I’ve been surprised by colleagues. A colleague at work who only started weeks before I went on sick leave contacted me to send me some information she had found about M.E. that she thought would be useful. That touched me deeply. Others who I felt I had been close to, haven’t been in touch at all. Their lives have gone on and I’m not part of it – that shouldn’t surprise me at all.

I’ve been surprised by the success of this blog both numerically and emotionally. It is still in its first ten days but over that time it has been read in at least 15 countries including: Nepal, Korea, Malta, Germany, Norway, Sweden and The Netherlands and it has been viewed over a 1000 times!

It has also surprised and heartened me that so many people have felt my words have resonated with them. That I have been able to a certain extent reflect their own experiences and make them feel less isolated! I’m surprised that little old me is capable of that.

Don’t tell my students but I’ve been surprised that the English skills I’ve been teaching for the last 4 years have improved my own writing skills! As I write, I can hear my words to them in my head and I hope this comes out on paper. I’ve surprised myself by how much teaching English has taught me!

I have been surprised by how much I hate asking for help! I referred to independence in yesterday’s blog so won’t go into too much detail here. Seriously though, who would have thought asking someone to make you a cup of tea would be so emotionally hard!

Mainly I’ve been surprised by how quickly your life can change. How things you took for granted are no longer guaranteed and things you never considered before become central to how you live your life.

Not all surprises are good ones and not all surprises make you happy! Today I’m not surprised to have woken up at 5 unable to get back to sleep, I am however surprised at just how shiny and soft my hair is after my Epsom Salt bath last night!

Who needs a Holy Willoughby ‘Surprise, Surprise’ when you can have M.E. 🙂

Oh I think I have it too! Heee, heee!

Opps this is a long one 🙂

Twice in the last month good friends when I told them I had M.E. had never heard of it. Fair enough English isn’t their first language. When I then said sometimes it’s known as Chronic Fatigue Syndrome* thinking they may have heard of that, they responded with, “Oh I think I have it too! Hee, heee!”

The other day my curmudgeonly neighbour said to me, “I hear you’ve been ill.” “Yes, I have M.E.” “Have you had a few weeks off work then?” “No, I’ve been off for four months!” “It’s not that you can’t be bothered going back to work then, hee, heee!”

When I first went off work after two weeks I tried to return, just doing two hours a day. I had heard that some people had been bad mouthing me, saying that, “we’re all tired, she should just go to bed earlier!” One lady completely blanked me, I purposefully said hi and she walked on by me. She was disgusted with me for being so lazy! Yes, those that know me – lazy! I only used to work 11 hours a day having cut it down from 12+ as I didn’t want to burn out!

The first three people were just examples of ignorance. How many people you know could tell you what M.E. is? My two friends are fabulous and would be horrified if they knew that their comment made me feel quite raw. The last example is also ignorance compounded with plain rudeness!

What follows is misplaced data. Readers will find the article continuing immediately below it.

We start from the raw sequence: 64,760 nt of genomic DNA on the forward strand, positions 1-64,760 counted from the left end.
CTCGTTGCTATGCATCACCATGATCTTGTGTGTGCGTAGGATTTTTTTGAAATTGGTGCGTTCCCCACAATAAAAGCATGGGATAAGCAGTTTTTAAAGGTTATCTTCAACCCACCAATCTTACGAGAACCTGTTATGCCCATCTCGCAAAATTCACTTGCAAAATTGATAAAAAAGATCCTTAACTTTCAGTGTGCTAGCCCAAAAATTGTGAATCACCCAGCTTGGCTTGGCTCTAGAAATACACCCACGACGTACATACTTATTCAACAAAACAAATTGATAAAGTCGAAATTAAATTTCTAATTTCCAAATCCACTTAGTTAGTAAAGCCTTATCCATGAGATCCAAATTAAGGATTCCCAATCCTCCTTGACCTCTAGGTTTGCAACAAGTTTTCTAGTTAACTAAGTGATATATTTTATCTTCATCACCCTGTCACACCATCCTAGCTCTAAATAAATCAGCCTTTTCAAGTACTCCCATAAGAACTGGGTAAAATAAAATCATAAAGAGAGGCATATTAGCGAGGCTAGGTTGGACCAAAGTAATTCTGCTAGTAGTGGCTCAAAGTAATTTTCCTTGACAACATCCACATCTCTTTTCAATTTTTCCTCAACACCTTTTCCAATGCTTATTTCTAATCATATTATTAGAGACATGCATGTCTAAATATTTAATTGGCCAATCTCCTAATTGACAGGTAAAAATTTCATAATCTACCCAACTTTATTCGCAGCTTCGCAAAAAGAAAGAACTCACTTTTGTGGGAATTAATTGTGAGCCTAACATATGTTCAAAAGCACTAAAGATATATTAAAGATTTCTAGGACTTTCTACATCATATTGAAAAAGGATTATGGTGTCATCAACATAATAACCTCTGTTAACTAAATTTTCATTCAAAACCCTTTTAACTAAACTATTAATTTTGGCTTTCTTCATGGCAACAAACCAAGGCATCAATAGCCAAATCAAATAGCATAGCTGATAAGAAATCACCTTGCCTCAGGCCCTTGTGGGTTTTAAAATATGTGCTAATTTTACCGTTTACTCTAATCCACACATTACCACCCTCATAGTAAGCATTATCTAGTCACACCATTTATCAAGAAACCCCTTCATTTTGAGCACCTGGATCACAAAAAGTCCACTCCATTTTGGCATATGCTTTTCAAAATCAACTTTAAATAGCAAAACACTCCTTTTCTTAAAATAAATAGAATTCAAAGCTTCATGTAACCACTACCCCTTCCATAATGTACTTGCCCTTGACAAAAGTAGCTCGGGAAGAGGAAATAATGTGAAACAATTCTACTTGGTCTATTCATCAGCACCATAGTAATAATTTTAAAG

Ignorance about M.E. is to be expected. It is the hidden disease that rarely shows it’s face. If you’re meeting somebody with M.E. outside of their home, you’re meeting them on a good day and you possibly wouldn’t even notice that something was up. On a bad day, I can only drag myself to the sofa, on a really bad day, I can’t drag myself out of bed!

I’m lucky that I only experience mild to moderate symptoms – I’m very aware that there are people who suffer significantly more than I do. There is a scale for assessing the severity of your M.E., I think I’m roughly 38% as active as I used to be pre-M.E. and this is a huge positive – I could be 37% worse!

So how does M.E. affect me: fatigue, headaches, muscle pain, joint pain, appalling sleep, pins and needles, frequent urination, stiff and painful joints in my hands, pain in eyes and blurred vision, sensitivity to noise, back ache, neck ache and random others that come and go for no apparent reason. I don’t get all of them all of the time and they are not always debilitating, sometimes it is just a dull pain in the background.

By far the most debilitating aspect is the fatigue – this is definitely moderate to severe always. Do you recall a night out that probably started at lunch time the day before – you drank, you walked miles to different pubs, you danced all night? Do you remember waking up the next morning, feeling so tired you couldn’t get out of bed? You doze all morning and yet you wake up feeling no better? Well that’s me or M.E. I’m not that bad all the time but it does always feel like that languid hangover dullness and exhaustion to one extent or another.

There is a fundraising campaign at the moment for an organisation called Invest in M.E. There is a group selling t-shirts that show an empty petrol gauge and the slogan ‘running on empty’.** It feels like I’m never able to get that gauge above empty yet I still need energy for my pure existence.

If I don’t pace myself and plan out all my activities for the day the consequence of that gauge running completely on empty is really frightening especially if I’m not at home.